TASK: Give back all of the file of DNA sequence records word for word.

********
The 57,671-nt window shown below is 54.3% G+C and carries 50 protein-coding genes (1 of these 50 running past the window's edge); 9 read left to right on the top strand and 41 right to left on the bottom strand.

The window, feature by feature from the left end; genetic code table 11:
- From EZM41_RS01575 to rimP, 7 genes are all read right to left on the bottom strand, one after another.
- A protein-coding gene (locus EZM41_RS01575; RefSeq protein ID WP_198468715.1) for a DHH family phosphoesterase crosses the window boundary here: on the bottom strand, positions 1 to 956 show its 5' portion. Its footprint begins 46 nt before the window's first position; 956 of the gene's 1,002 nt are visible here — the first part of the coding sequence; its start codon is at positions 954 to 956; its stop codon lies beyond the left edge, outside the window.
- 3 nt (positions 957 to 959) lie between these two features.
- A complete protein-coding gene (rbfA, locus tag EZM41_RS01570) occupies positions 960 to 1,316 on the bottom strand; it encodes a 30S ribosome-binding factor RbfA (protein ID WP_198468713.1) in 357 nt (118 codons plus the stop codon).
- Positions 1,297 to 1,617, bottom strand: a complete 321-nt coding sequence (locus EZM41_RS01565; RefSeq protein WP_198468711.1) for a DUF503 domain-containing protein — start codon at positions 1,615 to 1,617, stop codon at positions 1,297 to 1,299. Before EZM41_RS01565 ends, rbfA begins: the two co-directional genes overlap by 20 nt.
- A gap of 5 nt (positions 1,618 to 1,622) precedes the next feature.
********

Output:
The 57,671-nt window shown below is 54.3% G+C and carries 50 protein-coding genes (1 of these 50 running past the window's edge); 9 read left to right on the top strand and 41 right to left on the bottom strand.

The window, feature by feature from the left end; genetic code table 11:
- From EZM41_RS01575 to rimP, 7 genes are all read right to left on the bottom strand, one after another.
- A protein-coding gene (locus EZM41_RS01575; RefSeq protein ID WP_198468715.1) for a DHH family phosphoesterase crosses the window boundary here: on the bottom strand, positions 1 to 956 show its 5' portion. Its footprint begins 46 nt before the window's first position; 956 of the gene's 1,002 nt are visible here — the first part of the coding sequence; its start codon is at positions 954 to 956; its stop codon lies beyond the left edge, outside the window.
- 3 nt (positions 957 to 959) lie between these two features.
- A complete protein-coding gene (rbfA, locus tag EZM41_RS01570) occupies positions 960 to 1,316 on the bottom strand; it encodes a 30S ribosome-binding factor RbfA (protein ID WP_198468713.1) in 357 nt (118 codons plus the stop codon).
- Positions 1,297 to 1,617, bottom strand: a complete 321-nt coding sequence (locus EZM41_RS01565; RefSeq protein WP_198468711.1) for a DUF503 domain-containing protein — start codon at positions 1,615 to 1,617, stop codon at positions 1,297 to 1,299. Before EZM41_RS01565 ends, rbfA begins: the two co-directional genes overlap by 20 nt.
- A gap of 5 nt (positions 1,618 to 1,622) precedes the next feature.